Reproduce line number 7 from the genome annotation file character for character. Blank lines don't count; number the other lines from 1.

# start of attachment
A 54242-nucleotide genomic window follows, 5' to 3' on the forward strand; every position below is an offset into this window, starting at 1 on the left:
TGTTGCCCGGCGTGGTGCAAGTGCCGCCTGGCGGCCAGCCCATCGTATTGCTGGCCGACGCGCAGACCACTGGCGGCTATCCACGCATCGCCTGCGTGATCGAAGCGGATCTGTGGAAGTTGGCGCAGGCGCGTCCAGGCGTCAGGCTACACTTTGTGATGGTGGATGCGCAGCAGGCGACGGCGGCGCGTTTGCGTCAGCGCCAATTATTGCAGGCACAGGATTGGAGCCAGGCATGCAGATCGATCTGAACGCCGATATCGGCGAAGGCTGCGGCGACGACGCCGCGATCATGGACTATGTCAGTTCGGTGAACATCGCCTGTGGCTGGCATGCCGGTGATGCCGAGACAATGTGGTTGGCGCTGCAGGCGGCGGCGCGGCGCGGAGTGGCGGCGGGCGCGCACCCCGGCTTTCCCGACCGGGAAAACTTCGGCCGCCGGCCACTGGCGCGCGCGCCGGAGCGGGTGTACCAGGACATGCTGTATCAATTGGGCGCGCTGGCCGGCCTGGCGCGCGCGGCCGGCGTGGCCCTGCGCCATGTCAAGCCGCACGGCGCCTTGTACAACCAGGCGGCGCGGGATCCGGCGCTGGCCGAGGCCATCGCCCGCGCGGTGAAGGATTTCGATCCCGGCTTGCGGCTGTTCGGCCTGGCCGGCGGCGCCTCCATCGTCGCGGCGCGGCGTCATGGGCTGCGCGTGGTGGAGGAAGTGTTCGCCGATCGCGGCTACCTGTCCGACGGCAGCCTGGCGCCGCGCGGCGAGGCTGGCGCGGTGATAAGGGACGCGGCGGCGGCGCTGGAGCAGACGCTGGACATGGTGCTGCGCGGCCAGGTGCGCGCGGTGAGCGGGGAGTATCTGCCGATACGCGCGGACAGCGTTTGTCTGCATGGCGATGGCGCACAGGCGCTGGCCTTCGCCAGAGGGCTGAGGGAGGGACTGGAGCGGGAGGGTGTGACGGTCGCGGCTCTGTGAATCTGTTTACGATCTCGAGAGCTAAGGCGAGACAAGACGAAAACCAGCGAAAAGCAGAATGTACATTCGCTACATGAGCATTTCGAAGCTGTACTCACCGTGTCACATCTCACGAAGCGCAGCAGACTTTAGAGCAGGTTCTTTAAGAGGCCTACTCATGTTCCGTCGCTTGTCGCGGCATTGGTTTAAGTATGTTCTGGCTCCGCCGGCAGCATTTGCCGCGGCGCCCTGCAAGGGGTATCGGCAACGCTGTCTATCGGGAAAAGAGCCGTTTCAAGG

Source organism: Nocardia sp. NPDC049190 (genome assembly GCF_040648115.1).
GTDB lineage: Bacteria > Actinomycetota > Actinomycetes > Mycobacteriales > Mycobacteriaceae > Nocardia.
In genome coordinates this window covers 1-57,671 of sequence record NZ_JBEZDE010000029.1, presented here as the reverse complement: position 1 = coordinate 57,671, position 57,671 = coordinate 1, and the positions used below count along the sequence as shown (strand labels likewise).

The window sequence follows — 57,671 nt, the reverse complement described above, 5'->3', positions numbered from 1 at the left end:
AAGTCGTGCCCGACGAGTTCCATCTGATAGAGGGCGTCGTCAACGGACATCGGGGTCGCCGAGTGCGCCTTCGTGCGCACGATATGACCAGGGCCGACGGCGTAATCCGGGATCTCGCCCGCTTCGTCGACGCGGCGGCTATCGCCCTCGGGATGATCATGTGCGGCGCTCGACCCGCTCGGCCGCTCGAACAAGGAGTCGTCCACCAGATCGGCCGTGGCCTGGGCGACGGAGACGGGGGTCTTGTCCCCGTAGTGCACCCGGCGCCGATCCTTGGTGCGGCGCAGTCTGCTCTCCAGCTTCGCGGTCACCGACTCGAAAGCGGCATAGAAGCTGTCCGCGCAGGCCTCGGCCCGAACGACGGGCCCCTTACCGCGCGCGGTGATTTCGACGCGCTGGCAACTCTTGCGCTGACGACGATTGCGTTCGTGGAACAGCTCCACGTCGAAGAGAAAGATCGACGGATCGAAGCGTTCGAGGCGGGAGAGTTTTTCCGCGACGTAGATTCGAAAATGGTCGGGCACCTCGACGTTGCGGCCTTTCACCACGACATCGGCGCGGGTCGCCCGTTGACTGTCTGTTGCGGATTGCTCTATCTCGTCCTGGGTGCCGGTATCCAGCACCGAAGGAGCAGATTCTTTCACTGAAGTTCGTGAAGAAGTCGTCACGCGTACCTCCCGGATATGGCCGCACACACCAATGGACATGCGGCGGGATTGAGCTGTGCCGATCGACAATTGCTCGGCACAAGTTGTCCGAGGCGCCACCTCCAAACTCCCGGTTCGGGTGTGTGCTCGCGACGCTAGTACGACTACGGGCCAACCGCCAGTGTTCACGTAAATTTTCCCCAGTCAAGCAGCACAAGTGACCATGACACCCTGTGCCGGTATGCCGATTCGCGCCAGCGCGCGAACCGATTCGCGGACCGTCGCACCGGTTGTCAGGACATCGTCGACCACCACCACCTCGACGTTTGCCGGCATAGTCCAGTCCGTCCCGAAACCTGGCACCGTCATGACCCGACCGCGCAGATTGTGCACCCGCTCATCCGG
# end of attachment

AAGTCGTGCCCGACGAGTTCCATCTGATAGAGGGCGTCGTCAACGGACATCGGGGTCGCCGAGTGCGCCTTCGTGCGCACGATATGACCAGGGCCGACGGCGTAATCCGGGATCTCGCCCGCTTCGTCGACGCGGCGGCTATCGCCCTCGGGATGATCATGTGCGGCGCTCGACCCGCTCGGCCGCTCGAACAAGGAGTCGTCCACCAGATCGGCCGTGGCCTGGGCGACGGAGACGGGGGTCTTGTCCCCGTAGTGCACCCGGCGCCGATCCTTGGTGCGGCGCAGTCTGCTCTCCAGCTTCGCGGTCACCGACTCGAAAGCGGCATAGAAGCTGTCCGCGCAGGCCTCGGCCCGAACGACGGGCCCCTTACCGCGCGCGGTGATTTCGACGCGCTGGCAACTCTTGCGCTGACGACGATTGCGTTCGTGGAACAGCTCCACGTCGAAGAGAAAGATCGACGGATCGAAGCGTTCGAGGCGGGAGAGTTTTTCCGCGACGTAGATTCGAAAATGGTCGGGCACCTCGACGTTGCGGCCTTTCACCACGACATCGGCGCGGGTCGCCCGTTGACTGTCTGTTGCGGATTGCTCTATCTCGTCCTGGGTGCCGGTATCCAGCACCGAAGGAGCAGATTCTTTCACTGAAGTTCGTGAAGAAGTCGTCACGCGTACCTCCCGGATATGGCCGCACACACCAATGGACATGCGGCGGGATTGAGCTGTGCCGATCGACAATTGCTCGGCACAAGTTGTCCGAGGCGCCACCTCCAAACTCCCGGTTCGGGTGTGTGCTCGCGACGCTAGTACGACTACGGGCCAACCGCCAGTGTTCACGTAAATTTTCCCCAGTCAAGCAGCACAAGTGACCATGACACCCTGTGCCGGTATGCCGATTCGCGCCAGCGCGCGAACCGATTCGCGGACCGTCGCACCGGTTGTCAGGACATCGTCGACCACCACCACCTCGACGTTTGCCGGCATAGTCCAGTCCGTCCCGAAACCTGGCACCGTCATGACCCGACCGCGCAGATTGTGCACCCGCTCATCCGG